angry tapir writes: In the future, computers may be able to read your thoughts through a connection with the brain. DARPA wants to create a device that could help make that happen. The device, which will be the size of two stacked nickels, will translate information from a brain into digital signals for use on a computer. The device is being developed as part of a four-year, US$60 million research program funded by DARPA

Comment Re:Congressmen from Republican party bought off (Score 1) 521

Yeah - finding a party to side with can be pretty difficult.

Generally, I have no problem with regulating business. I support net neutrality. I'm in support of personal freedoms (ie, I don't care if gay people get married). Universal healthcare - I'm completely neutral on. Do it or don't - I don't care. I'm for decriminalization of most narcotics. I wholeheartedly support free speech and don't have any issue with violent video games, pornography, or the like. I don't have any issue with the legalization of prostitution (I don't see it as the government's business to legislate morality).

At the same time I'm very, very pro-gun (most things that politicians posit as "common sense" gun control is anything but), and aside from education and healthcare I'm very much against public assistance (I'd be much more in favor of work programs). I don't really see any major problem with a wealth gap - people get what they earn (or keep what they have) and I don't support jealous people yelling "gimme!!!".

I'm very much against illegal immigration, but at the same time I don't have an issue with amnesty - no need to be shipping people "home" that have been here for years: just make sure we get everyone on the books and paying (all) taxes like they should be.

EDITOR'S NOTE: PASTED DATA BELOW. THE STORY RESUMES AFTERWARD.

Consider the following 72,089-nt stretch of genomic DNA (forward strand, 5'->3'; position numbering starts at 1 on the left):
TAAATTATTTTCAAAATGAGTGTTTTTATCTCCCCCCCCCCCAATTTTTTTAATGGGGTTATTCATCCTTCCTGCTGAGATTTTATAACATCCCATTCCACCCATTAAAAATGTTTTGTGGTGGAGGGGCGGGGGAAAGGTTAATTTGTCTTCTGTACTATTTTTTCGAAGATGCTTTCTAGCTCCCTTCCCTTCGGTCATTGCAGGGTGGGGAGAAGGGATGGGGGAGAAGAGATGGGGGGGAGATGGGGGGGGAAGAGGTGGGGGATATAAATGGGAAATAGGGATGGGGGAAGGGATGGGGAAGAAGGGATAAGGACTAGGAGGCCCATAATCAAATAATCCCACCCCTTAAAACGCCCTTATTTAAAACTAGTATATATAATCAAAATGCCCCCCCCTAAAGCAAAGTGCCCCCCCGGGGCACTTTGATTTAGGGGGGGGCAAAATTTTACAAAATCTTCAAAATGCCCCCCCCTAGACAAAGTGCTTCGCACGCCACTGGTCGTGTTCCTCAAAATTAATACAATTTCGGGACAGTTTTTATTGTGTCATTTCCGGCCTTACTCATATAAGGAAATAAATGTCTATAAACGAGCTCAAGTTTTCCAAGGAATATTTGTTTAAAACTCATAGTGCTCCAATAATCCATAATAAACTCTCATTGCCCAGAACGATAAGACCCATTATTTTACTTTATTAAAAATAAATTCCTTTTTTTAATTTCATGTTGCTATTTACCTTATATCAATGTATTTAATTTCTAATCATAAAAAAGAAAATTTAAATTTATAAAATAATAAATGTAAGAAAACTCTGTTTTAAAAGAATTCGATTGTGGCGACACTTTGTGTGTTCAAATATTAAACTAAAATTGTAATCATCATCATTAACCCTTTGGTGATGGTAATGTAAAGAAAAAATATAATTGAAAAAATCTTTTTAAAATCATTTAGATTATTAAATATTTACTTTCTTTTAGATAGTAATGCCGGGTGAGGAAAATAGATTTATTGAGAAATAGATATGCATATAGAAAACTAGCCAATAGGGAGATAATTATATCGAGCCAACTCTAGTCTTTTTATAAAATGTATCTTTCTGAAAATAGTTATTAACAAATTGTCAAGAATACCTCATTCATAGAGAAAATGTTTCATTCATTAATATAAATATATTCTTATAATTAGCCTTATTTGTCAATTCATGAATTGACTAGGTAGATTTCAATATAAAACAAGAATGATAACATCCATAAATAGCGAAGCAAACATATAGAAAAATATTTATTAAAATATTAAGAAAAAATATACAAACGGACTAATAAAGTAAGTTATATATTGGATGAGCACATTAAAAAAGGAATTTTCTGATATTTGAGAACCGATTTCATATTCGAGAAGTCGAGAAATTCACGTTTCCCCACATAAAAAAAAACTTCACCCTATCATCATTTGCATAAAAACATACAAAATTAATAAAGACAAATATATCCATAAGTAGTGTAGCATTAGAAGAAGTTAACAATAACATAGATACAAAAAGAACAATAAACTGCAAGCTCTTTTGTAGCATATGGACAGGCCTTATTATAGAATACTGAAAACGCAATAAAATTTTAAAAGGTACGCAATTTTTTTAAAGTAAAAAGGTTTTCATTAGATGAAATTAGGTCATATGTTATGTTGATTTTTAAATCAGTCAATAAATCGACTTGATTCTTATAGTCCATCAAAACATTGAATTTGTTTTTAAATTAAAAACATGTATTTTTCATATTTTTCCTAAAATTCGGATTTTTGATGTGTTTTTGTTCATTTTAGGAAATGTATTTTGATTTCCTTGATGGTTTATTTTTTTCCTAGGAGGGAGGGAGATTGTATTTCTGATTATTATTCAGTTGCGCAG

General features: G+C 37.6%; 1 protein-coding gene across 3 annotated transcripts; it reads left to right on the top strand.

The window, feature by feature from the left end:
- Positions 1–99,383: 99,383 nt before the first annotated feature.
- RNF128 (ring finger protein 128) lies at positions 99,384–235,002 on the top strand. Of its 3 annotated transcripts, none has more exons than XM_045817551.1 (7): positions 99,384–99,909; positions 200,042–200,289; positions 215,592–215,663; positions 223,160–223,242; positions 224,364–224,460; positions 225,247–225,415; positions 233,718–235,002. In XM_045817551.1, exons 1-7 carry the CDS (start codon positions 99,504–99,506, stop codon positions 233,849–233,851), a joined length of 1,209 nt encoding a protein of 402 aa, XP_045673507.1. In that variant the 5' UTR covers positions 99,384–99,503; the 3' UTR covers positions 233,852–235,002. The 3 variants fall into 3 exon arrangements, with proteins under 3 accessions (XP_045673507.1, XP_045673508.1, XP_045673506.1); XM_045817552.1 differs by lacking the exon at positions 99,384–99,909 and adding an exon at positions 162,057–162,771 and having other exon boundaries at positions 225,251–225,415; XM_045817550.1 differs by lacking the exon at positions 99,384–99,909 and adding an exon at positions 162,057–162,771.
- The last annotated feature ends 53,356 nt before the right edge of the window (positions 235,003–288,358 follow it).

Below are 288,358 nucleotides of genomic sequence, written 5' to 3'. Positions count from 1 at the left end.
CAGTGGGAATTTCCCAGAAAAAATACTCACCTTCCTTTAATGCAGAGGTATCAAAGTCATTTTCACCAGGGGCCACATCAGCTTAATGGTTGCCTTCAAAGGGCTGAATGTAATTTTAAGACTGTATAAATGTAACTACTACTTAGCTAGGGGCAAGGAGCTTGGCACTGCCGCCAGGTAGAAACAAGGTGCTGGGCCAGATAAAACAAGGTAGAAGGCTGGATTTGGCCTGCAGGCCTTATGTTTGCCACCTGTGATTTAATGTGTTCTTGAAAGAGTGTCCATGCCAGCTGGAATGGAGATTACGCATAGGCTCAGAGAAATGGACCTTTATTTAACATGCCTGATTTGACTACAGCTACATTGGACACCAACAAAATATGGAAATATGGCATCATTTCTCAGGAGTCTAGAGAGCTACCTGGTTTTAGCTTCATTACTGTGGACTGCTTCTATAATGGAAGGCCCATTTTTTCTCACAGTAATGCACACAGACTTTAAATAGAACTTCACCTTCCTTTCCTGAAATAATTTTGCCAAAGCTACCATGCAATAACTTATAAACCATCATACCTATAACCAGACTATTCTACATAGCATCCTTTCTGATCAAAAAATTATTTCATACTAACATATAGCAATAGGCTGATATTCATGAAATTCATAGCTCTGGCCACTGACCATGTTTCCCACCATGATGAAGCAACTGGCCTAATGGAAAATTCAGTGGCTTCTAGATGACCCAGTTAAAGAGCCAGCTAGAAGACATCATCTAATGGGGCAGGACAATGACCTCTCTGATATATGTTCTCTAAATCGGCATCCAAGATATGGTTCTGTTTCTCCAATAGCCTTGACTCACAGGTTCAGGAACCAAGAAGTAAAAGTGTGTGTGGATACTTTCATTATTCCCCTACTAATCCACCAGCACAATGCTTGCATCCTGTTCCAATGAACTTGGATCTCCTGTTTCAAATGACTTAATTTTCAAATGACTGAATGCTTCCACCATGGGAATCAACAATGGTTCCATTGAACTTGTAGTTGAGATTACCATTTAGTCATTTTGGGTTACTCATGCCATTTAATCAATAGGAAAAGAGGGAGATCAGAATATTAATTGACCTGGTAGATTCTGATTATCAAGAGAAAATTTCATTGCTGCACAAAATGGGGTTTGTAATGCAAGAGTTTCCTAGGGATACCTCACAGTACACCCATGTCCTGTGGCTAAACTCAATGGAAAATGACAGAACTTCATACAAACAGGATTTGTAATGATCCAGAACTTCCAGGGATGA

Its just gotten to where both parties are so polarized that on almost every single issue they diverge. Unless you agree with on or the other on EVERYTHING you're going to dislike certain positions of each party a lot. It really serves to force many people into being single-issue voters. You pick the cause that means the most to you personally and then go with whichever party supports your view there.

Comment Re:No comparison (Score 1) 132

Blue Origin will eventually have a two-stage rocket that can reach orbit (although they are planning on a much smaller payload than SpaceX for their first iteration). When the booster of that rocket lands without damage, they will duplicate what SpaceX has recently done, although in smaller scale.

Blue Origin to SpaceX at present is a sort of bicycle-to-automobile comparison if you account for the tremendous difference in energy and the application. So, I think there really is an intrinsic difference between the two of them.

If you want to say there's no intrinsic difference, then we need to look at Orbital's Stargazer and Pegasus, which have been carrying small payloads to orbit for years, and there's only been one Stargazer all of that time so there is no question that it's reusable. The only difference is that Stargazer lands horizontally.

We can then look at the B-52 and X-15 combination, in which both stages were reusable, a human was the payload, and we're going back to the late 1950's.